Brands and manufacturers are increasingly looking for experts who can endorse their brands. They also look for the right physical locations to promote rich brand experiences. As a salon owner, you can offer both. If you also have a good online presence you can also “sell” advertising space in these channels. In particular, if you or your salon has a strong social media following. 

6. The Production Revenue Model

The production model is an old model that has been around for centuries. This is when a business creates value by manufacturing and selling finished goods.

The model is already commonly adopted by salons that managed to build a known brand with their salon to later launch their own line of products. This has been considered a higher-risk revenue model in the past as you’ve had to invest in R&D to develop your own line of products. Today this is much easier with many 3rd party manufacturers available to offer white-label, ready-made products, and hence more salons are entering this space. 

Going with a production model doesn’t necessarily have to mean launching physical products. You can also launch digital products – like online training or eBooks. The possibilities are endless.  

7. The Salon Markup Revenue Model

The markup model is when you buy products from a manufacturer, add your markup to them, and sell them to the consumer. Also, this is a model you’re probably familiar with and most likely something you’re already doing in a salon.

I’m still sure there’s room for you to create more value for your salon here. You can choose to retail additional brands that are complementary to what you already have or you can start selling the brands in a new channel.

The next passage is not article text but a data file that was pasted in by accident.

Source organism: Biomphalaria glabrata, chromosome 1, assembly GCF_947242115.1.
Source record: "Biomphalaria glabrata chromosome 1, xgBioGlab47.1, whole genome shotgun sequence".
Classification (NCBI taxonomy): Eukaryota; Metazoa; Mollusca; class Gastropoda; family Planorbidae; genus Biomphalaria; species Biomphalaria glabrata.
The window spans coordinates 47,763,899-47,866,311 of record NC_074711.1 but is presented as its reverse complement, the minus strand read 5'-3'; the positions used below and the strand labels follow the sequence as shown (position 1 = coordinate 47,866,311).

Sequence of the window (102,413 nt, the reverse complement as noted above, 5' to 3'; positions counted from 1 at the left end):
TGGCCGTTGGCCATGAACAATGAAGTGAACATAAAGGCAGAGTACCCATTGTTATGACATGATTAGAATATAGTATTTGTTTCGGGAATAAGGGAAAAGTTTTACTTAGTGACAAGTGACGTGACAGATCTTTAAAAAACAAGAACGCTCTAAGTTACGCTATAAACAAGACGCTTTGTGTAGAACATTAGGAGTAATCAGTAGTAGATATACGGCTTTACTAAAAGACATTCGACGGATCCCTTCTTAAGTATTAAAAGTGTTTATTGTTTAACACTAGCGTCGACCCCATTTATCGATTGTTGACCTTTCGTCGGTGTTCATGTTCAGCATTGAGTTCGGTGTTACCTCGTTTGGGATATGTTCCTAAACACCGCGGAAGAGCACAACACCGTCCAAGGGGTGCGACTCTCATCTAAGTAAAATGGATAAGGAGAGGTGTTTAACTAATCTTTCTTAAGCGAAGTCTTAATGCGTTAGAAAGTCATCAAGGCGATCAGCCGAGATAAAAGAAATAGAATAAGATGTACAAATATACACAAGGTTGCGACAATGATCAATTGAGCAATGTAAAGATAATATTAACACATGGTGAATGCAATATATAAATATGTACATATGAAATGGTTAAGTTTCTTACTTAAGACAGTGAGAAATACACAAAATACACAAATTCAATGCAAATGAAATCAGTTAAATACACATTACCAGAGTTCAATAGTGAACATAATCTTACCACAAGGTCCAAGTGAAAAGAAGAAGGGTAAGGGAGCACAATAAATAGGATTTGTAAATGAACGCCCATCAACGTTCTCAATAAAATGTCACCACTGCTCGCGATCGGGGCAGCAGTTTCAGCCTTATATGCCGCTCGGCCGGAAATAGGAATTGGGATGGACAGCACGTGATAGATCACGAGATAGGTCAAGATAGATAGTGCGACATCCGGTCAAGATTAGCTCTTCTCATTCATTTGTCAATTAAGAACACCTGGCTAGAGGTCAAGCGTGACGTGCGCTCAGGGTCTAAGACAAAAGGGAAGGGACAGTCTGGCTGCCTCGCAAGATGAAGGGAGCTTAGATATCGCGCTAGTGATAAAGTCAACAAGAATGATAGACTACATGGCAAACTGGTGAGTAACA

8. The Salon E-Commerce Revenue Model

Talking about new channels… The fastest-growing channel right now is e-commerce. You can either see this as a threat taking away retail sales from you. Or you see it as an opportunity for you to grow your salon.

The e-commerce revenue model encompasses all of the other revenue models. You’re probably first thinking of using e-commerce with the mark-up model and selling brands online. But there’s much more you can do. With the right salon software you can for example also sell your services online.

Moving from Salon Commodities to Full Salon Service to Salon Experience

We’ve now covered a long list of additional revenue models that are relevant to your salon. But on top of this, you can also revisit what you offer in the salon. 

As we look to the future, it’s no longer enough to “just” offer a haircut or a pedicure. These services are increasingly being seen as a commodity and if you go down this path you’ll just enter into a place where all that matters is price.

You need to move from selling a commodity to offering a complete service that delivers the end value your clients want. Further, you should look at the complete client experience your salon deliver. All the way from their first experience with you when booking online (see best salon appointment software here) to the experience during their appointment.  

This goes beyond the service you deliver to the ambiance of the salon as well as complementary offerings that increase the value of their appointment. Could your salon be combined with a wine bar? Or could you offer snacks, a meditation experience, or other services as part of the salon visit?

When you start looking at what you offer your clients as a complete experience vs. just shorter hair you’re opening up yet another avenue of new potential salon income streams. 

How Can I Practically Use This to Grow My Salon Business?

I am glad to see you’ve invested the time to read through this full article. I hope you now feel equipped with the theory behind salon revenue models and that the examples from other industries have already sparked some ideas for how you can find new revenue streams to grow your salon business. 

I believe it’s clear that the traditional salon revenue model is about to change. The question is just if you’re ready to take advantage of the new opportunities that come with it. 

Talking about income, as you’ve noticed, these (and all) articles here are available for free. I write to help salon owners like you grow your business. Thus, if you found the article helpful, it would mean the world to me if you wanted to share it with your like-minded friends using the social buttons available on the page.  

When you’ve done that, you can also check out another free resource with concrete examples of how you can find passive income streams in my article 5 Salon Business Ideas That Earn You Income While You Sleep